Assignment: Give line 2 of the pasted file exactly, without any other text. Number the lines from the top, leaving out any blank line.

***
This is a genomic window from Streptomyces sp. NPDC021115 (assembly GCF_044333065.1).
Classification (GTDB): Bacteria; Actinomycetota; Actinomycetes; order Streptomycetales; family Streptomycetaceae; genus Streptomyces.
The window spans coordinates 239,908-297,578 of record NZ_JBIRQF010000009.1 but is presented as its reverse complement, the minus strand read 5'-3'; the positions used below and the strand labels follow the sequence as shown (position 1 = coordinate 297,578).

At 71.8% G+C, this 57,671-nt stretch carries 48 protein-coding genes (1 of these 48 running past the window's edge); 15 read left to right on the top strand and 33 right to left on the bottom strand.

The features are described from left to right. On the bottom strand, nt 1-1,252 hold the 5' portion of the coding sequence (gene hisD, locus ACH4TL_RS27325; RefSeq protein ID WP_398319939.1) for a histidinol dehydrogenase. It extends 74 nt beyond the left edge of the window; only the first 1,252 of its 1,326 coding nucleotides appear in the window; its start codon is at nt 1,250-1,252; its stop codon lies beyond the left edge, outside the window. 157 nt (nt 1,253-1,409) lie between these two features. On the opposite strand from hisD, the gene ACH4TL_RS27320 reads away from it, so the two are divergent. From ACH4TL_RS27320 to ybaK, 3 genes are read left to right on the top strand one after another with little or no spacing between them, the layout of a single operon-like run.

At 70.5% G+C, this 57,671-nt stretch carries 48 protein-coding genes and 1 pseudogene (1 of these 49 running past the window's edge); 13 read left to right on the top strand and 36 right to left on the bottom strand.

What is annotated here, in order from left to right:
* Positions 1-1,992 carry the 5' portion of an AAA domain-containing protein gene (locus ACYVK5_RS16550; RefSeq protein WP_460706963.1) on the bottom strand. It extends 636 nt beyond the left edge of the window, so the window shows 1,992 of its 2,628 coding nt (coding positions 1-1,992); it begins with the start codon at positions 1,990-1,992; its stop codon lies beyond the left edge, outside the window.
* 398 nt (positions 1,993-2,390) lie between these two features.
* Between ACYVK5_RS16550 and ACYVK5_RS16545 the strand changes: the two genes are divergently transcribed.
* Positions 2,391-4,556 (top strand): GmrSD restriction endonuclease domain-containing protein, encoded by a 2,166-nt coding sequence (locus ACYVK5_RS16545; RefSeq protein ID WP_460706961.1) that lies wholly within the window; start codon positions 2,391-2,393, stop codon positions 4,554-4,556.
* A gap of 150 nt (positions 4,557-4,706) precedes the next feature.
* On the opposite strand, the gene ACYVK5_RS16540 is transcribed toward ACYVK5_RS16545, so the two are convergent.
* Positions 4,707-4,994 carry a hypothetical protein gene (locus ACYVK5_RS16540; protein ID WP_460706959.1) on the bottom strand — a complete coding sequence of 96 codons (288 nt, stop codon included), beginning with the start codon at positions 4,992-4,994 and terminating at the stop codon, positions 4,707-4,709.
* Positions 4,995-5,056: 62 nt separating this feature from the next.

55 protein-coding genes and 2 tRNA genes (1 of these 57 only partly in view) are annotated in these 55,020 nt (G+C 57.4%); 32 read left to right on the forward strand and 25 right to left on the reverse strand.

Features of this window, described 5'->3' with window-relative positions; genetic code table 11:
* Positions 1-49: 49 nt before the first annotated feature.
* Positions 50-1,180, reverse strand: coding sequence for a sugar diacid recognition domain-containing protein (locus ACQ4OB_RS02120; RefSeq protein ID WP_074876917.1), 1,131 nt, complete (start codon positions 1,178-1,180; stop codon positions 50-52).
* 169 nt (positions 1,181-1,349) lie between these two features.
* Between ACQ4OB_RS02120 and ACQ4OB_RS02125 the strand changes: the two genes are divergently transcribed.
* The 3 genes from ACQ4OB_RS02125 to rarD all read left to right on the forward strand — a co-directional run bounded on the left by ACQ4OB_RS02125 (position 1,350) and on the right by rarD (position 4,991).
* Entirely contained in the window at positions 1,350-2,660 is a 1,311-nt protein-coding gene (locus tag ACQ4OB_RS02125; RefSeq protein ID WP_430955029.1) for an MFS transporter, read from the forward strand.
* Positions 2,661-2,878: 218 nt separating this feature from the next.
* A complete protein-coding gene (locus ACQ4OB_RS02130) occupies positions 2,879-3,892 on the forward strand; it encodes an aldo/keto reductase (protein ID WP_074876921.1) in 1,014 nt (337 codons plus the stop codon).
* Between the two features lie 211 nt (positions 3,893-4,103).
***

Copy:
Classification (GTDB): Bacteria; Actinomycetota; Actinomycetes; order Streptomycetales; family Streptomycetaceae; genus Streptomyces.